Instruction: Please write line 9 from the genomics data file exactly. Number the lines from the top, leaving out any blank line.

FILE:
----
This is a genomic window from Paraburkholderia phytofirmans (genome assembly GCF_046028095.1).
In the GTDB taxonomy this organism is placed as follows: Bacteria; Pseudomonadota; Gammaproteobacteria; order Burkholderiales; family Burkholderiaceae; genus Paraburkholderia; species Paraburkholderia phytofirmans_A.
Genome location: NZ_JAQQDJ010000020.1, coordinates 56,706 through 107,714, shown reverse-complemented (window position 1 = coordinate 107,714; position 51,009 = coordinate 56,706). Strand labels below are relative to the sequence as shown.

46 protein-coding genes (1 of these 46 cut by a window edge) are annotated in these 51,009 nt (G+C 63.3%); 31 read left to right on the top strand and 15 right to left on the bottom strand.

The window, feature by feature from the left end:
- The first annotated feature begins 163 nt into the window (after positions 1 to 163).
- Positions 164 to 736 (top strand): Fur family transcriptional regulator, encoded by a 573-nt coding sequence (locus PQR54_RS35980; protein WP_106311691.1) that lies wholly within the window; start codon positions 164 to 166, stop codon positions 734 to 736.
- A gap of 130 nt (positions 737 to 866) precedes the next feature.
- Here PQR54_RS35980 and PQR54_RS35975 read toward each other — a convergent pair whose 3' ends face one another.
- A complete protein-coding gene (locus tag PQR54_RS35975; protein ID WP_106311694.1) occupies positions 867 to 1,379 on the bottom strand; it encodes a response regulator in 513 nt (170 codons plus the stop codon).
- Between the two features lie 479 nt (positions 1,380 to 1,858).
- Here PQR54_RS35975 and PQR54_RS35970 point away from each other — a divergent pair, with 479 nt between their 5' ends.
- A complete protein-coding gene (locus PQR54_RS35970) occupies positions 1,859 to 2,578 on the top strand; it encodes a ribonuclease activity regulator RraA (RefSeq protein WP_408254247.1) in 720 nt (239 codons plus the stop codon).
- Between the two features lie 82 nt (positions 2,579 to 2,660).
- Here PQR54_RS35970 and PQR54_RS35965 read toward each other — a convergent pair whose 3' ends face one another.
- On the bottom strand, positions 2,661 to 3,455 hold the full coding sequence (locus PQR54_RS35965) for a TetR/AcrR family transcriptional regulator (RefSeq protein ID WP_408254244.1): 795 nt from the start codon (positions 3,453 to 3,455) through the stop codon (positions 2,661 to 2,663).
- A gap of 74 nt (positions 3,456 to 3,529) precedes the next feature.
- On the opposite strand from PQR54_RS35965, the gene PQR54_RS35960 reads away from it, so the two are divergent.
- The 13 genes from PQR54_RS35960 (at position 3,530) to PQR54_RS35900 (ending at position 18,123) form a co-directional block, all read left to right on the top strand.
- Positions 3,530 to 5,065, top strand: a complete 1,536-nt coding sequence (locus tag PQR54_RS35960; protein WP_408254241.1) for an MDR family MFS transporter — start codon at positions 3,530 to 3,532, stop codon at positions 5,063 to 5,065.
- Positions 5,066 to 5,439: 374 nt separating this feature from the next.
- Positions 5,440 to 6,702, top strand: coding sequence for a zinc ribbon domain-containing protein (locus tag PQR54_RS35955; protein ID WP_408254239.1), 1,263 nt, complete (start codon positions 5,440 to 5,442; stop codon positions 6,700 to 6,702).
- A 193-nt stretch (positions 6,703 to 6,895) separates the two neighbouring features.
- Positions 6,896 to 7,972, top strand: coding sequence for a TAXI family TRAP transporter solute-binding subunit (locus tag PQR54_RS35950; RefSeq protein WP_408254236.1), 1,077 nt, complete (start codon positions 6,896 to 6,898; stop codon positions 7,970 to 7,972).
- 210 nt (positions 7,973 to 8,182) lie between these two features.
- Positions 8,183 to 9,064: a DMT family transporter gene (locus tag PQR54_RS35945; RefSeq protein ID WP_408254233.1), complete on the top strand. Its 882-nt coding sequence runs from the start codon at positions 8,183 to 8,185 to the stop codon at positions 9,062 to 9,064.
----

- Here PQR54_RS35980 and PQR54_RS35975 read toward each other — a convergent pair whose 3' ends face one another.